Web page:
Illiquid refers to the situation where equity stocks, bonds, or other immovable assets cannot be liquidated or sold through normal channels. In some cases, you may sell an illiquid asset at a lower price than what you paid at the time of purchasing the asset.
Illiquid assets are difficult to sell because of low investor interest or a muted demand for the asset. For example, if you buy a low-volume stock, not many investors will be willing to purchase the stock when you become ready to sell. Hence, such a stock will be referred to as an illiquid stock. Illiquid assets are generally characterized by lower trading volume and investor participation, bigger bid-ask spreads, and widespread price volatility.
At this point, you might be wondering why you need to learn about illiquid assets. As a fact, investing in illiquid assets is a top investment strategy for many well-known investors such as pension funds, hedge funds, private equity funds, and many more. So, what is an illiquid asset, and how can you invest in such assets to make money? Dive deep to find the answer.
This article is divided into the following sections to clarify all your queries regarding illiquid assets:
- What is an illiquid asset?
- Examples of illiquid assets?
- Is trading in illiquid assets riskier than other forms of trading/ investing?
- How can you identify illiquid stocks?
- Can illiquid stocks be good investment bets?
- What is illiquidity in business?
- Should you invest in illiquid assets?
What is an Illiquid Asset?
A liquid asset is one that you can sell quickly and conveniently with or without a profit. In contrast, an illiquid asset often cannot be sold so easily. Sometimes, to sell an illiquid asset, you must be willing to lose a considerable part of your investment amount.
Fixed deposits and equity stocks are generally considered liquid financial instruments since you can sell them anytime you want. Although equity stocks are not cash, they are liquid assets and are treated as cash according to accounting standards. For instance, you can find both cash and equity stocks under the section ‘Cash and Other Liquid Assets’ in financial disclosure.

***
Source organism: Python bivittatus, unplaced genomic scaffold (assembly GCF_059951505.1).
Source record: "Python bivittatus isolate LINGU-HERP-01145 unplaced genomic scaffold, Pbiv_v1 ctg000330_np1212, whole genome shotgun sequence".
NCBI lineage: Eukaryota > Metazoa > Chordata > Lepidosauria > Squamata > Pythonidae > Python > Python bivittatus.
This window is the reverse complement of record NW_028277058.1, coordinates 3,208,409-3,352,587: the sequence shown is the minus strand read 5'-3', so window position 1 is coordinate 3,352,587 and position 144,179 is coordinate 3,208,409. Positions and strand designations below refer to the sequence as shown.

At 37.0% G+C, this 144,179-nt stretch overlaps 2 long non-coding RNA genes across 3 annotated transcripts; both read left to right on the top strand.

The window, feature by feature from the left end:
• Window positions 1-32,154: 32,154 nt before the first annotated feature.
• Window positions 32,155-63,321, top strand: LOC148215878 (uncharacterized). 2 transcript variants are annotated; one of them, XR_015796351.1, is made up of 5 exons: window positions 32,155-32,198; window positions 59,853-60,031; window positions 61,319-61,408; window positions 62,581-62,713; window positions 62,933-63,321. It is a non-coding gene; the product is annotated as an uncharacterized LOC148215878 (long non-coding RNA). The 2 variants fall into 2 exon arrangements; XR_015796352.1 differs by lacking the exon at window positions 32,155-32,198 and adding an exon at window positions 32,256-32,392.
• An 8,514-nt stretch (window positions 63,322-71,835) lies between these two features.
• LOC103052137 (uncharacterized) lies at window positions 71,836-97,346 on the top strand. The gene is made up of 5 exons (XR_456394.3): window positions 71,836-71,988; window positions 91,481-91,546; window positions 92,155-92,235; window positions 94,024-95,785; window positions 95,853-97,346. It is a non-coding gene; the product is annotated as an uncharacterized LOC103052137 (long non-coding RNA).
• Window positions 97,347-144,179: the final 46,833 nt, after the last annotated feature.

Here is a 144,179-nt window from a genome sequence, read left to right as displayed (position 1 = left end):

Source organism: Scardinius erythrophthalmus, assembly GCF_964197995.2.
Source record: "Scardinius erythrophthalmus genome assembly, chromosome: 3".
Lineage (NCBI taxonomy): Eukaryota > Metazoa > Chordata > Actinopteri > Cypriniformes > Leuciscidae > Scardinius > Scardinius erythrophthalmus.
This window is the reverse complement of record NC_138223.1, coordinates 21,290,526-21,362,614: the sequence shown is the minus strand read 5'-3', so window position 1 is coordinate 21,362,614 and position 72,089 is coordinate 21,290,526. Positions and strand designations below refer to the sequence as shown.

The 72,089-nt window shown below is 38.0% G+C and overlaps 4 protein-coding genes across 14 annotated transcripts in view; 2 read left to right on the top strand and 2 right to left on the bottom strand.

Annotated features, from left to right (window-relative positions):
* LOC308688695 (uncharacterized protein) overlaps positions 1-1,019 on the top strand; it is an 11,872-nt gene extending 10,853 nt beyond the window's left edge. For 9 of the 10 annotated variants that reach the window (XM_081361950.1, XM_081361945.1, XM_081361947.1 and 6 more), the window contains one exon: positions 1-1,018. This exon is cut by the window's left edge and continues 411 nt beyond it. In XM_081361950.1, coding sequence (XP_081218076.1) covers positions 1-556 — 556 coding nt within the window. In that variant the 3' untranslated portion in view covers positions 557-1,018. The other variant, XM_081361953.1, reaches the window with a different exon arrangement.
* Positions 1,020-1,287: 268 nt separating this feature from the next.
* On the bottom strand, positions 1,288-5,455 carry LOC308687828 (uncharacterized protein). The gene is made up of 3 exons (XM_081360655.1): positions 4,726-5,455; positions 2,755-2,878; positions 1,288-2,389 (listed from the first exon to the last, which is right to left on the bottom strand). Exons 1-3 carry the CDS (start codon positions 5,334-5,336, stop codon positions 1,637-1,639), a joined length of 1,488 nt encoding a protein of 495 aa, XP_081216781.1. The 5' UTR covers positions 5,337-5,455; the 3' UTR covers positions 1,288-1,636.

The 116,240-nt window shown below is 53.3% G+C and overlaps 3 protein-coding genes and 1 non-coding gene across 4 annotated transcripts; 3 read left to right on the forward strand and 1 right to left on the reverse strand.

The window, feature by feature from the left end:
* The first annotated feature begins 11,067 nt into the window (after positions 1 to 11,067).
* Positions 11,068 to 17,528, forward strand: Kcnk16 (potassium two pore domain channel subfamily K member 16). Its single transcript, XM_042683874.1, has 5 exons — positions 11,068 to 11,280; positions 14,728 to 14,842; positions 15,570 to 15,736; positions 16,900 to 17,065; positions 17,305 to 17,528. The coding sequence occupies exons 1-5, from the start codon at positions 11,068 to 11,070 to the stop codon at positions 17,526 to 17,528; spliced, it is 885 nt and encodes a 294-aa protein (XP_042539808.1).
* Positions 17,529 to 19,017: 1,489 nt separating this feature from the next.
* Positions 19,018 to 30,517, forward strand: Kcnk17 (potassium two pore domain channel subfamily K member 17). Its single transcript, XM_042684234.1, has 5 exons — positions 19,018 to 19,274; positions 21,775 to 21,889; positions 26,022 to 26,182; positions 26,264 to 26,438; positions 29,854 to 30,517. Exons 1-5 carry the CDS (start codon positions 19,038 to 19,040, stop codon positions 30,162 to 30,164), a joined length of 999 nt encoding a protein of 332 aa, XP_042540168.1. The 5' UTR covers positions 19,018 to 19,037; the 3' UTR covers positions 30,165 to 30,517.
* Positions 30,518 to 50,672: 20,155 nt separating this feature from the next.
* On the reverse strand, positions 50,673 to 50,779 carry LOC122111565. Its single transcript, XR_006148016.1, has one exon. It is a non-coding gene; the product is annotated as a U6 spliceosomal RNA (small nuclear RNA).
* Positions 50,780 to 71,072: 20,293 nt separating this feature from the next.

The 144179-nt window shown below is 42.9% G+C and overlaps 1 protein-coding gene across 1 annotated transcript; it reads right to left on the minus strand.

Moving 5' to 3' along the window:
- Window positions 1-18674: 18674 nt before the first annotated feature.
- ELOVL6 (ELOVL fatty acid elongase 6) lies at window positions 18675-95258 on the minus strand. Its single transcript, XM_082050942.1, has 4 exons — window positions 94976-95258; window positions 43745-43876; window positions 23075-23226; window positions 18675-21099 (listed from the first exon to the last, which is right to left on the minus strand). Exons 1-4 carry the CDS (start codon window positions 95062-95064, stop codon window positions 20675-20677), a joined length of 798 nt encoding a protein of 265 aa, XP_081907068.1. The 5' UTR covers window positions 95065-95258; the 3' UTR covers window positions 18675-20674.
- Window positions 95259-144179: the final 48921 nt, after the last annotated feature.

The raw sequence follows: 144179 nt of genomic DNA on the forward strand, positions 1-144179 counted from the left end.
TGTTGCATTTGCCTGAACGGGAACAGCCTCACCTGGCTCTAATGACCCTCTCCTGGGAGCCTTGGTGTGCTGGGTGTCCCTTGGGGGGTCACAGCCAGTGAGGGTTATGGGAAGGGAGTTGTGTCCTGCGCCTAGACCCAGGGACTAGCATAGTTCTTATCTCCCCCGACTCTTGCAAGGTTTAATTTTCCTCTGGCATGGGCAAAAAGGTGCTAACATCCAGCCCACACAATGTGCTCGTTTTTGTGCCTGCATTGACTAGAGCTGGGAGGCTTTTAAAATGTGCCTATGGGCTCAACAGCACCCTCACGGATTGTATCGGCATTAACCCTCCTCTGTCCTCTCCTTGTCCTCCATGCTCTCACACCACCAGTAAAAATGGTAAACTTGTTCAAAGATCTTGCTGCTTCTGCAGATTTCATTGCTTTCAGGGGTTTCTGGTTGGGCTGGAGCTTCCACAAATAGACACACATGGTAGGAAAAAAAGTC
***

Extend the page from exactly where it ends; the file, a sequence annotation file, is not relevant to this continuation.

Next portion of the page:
A typical example of an illiquid asset is real estate since you cannot sell it quickly. If you want to sell real estate, you have to physically find a buyer and complete all legal and documentary formalities of the sale before selling your property and getting the cash. And, since real estate prices depend on myriad factors, you might also have to sell it at a discounted price to get the cash. However, real estate may also be liquid if you can sell it instantly, whenever you want.
So, the definition of illiquid assets is often vague. What might be illiquid for you on one day might convert into liquid on the following day. For instance, whereas real estate is illiquid in one location, it might be liquid in another. Generally, if an asset takes over 72 hours to be sold against a fair value, it is considered illiquid.
Examples of Illiquid Assets?
Real estate properties, such as houses, plots of land, etc., and antiques, cars, and certain debt instruments are some examples of illiquid assets. Sometimes, old coins, memoirs, stamps, art pieces, and collectibles are also known as illiquid assets.
Over-the-counter stocks or pre-IPOs are also illiquid. Although these stocks are bought or sold through brokers, the liquidity is often non-available because of low investor participation. As a fact, you can always find more buyers and sellers in liquid assets than illiquid ones.
Generally, most large and mid-cap stocks, mutual funds, bonds, mutual funds, or commodities like crude oil, gold, copper, etc., are very liquid and can be bought and sold instantaneously. However, they may be illiquid if you want to sell them after the closing of the market. Some mutual funds come with a fixed lock-in period, and you cannot withdraw them before maturity. Such mutual funds are considered illiquid.
Liquidity is a dynamic concept, meaning it can change many times during a day or month. The market and the buyers and sellers of a particular asset determine its liquidity. For example, while old coins are generally illiquid, the demand for a particular variety might shoot up if news emerges that big coin collectors are buying them in hordes. Such news can boost the demand for such coins and increase their liquidity. Hence, while the old coin is naturally illiquid, it may become liquid all of a sudden.
In essence, the more volatile an asset, the more its liquidity.
Is Trading in Illiquid Assets Riskier Than Other Forms of Trading/Investing?
Illiquid assets are undoubtedly riskier than liquid assets. Illiquid investments are prone to liquidity risks. The problem gets compounded when the market is passing through a tumultuous phase. During a bear phase, no one wishes to buy stocks. And, if you plan to sell a stock at that moment, you might not find buyers.